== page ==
Football alum chases WWE dream

Former Gophers linebacker Mike Rallis traded his NFL hopes for a shot at professional wrestling.
Former gopher linebacker Mike Rallis does tire lifts during his workout on Friday, Oct. 4, 2013, at the Gibson-Nagurski Complex. Rallis was one of five athletes to try out for the World Wrestling Entertainment earlier this month in Orlando, Fla.
October 22, 2013

Former University of Minnesota middle linebacker Mike Rallis remembers the moment when his favorite wrestler won a heavyweight championship.

Even 15 years later, Rallis, a lifelong World Wrestling Entertainment fan, recalls it with enthusiasm.

“I was going nuts like my favorite team had just won the Super Bowl,” he said. “I picture myself in that situation when I want to dream about reaching the top.”

Rallis is now getting a shot to live out that dream. He was one of five athletes to try out for the WWE earlier this month in Orlando, Fla., and was invited back for a second tryout in December.

The Carlson School of Management double major played for the Gophers from 2008-12 and was the team’s second-leading tackler last season. He said he was hoping for a shot with an NFL team but has since moved on to the WWE.

“They kept talking about how it’s not just a job — it’s a lifestyle,” Rallis said. “And that’s exactly what I’m looking for.”

Living the dream

Rallis first became interested in WWE after his older brother, Matt, introduced him to the sport in the late 1990s.

He never wrestled competitively but followed the WWE throughout high school and college, even as he pursued a football career.

After his career with the Gophers, Rallis chased his NFL dream. But when the summer went by without a professional offer, he started considering the WWE.

Rallis reached out to longtime WWE announcer Jim Ross and said he spent about an hour on the phone with him.

Rallis said Ross told him “the best way to make a great impression is to come in and show you’ve been working your butt off.”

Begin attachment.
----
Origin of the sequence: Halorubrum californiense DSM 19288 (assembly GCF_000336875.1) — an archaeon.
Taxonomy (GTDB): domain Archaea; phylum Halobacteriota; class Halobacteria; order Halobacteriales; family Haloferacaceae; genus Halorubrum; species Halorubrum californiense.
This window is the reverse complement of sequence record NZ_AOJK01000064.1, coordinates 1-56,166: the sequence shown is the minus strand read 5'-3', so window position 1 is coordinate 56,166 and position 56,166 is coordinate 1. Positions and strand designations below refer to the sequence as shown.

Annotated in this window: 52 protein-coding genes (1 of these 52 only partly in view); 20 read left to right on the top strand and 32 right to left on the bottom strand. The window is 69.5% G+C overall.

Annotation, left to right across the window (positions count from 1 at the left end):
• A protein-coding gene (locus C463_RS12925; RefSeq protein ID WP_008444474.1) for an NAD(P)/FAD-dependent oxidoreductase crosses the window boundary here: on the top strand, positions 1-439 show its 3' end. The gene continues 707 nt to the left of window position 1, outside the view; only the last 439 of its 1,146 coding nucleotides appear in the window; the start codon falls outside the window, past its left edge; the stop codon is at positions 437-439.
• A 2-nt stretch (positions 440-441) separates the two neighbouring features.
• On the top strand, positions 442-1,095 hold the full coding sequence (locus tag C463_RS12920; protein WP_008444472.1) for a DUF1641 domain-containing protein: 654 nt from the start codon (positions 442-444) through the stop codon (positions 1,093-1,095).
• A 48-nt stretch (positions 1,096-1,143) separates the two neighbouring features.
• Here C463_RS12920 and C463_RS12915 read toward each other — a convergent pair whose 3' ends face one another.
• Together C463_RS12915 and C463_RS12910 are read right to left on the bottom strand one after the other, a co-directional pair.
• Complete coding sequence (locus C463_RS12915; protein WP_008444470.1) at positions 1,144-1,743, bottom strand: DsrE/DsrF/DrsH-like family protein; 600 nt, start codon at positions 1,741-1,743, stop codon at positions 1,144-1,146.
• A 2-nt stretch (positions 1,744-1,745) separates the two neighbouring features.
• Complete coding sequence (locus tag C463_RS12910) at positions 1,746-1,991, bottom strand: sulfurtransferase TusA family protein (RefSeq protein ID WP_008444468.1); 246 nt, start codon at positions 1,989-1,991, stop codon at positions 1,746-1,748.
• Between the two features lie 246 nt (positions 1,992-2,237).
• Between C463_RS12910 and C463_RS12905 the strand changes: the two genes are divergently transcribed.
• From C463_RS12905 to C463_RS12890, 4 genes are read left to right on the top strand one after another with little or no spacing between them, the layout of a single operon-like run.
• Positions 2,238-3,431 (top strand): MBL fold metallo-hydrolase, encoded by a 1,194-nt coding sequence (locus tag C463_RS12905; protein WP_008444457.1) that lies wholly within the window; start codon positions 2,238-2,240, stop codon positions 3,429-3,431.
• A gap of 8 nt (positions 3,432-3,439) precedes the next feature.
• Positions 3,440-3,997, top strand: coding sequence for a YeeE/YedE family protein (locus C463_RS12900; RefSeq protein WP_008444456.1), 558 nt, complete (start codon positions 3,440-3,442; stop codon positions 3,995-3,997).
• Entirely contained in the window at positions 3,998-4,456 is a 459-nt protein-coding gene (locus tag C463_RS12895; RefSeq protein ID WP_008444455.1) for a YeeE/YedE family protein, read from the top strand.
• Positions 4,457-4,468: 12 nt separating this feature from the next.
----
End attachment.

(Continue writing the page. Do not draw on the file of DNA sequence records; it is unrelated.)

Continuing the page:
Rallis also reached out to Minnesota head strength and conditioning coach Eric Klein, who provided him with a training program specifically tailored to the WWE tryout.

Rallis dubbed the training program, based on mixed martial arts conditioning, “The 26 Days of Badassness.”

He said some of the workouts were the toughest he’d ever endured.

Rallis flew to Orlando in early October for the tryout.  The five hopefuls participated in workouts measuring strength and explosiveness and learned basic wrestling moves, he said.

On the third day, Rallis had a chance to show off his personality. He said he hasn’t developed an exact wrestling persona yet but hinted the potential persona could play off his Greek heritage.

He said the WWE officials told him they were pleased with his on-camera charisma.

On the last day, the five athletes got a backstage tour of WWE tapings. Rallis said he met Dusty Rhodes, Triple H and Alberto Del Rio — some of the wrestlers he grew up watching.

The officials told Rallis after the last workout they wanted him to come back in December, he said.

“I left it all out there in the ring those three days,” Rallis said. “For them to say that you did a good job, it feels good there’s some payoff for that.”

The LWL

Rallis isn’t the only Gophers football player interested in the WWE. Many current players are into it as well.

“If you went into the locker room and just started naming [WWE wrestlers], I feel like a lot of people would know who you’re talking about,” senior linebacker Aaron Hill said.

Rallis said that one day during camp last year, the players skipped dinner and spent an hour imitating their favorite WWE wrestlers.

Then last winter, Rallis and his younger brother, current Gophers linebacker Nick Rallis, brought a plastic wrestling belt into the locker room and hung a poster with league rules.

With that, the Locker Room Wrestling League, or LWL, was born.

“Guys had fun with it,” Rallis said. “And then we started filming it and developing our own story lines.”

Rallis said the team had big plans for the LWL, but summer break spoiled them.

“It never really took off like we wanted it to,” he said. “But we had fun with it.”

One year, two sports

Nick Rallis said he thinks the WWE is a perfect fit for his older brother because of his passion for physical fitness.

Mike Rallis has continued working out since the end of his Gophers career. He even took up pickup basketball to satisfy his competitive drive.

“I miss that something to be passionate about,” he said. “I’m hoping this can be the next step for me.”

Hill said the WWE would be a good fit for Rallis and said he would even consider trying out himself if Rallis is successful.

Now, Rallis is training for the next tryout. Klein volunteered to make him another training regimen, which will last about eight weeks.

“This year, I got to strap on an NFL helmet,” Rallis said, “I also got to step into a WWE wrestling ring, and I don’t think a lot of people can say that — especially not in the same year.”

Comment Policy

The Minnesota Daily welcomes thoughtful discussion on all of our stories, but please keep comments civil and on-topic. Read our full guidelines here.
Minnesota Daily Serving the University of Minnesota Community since 1900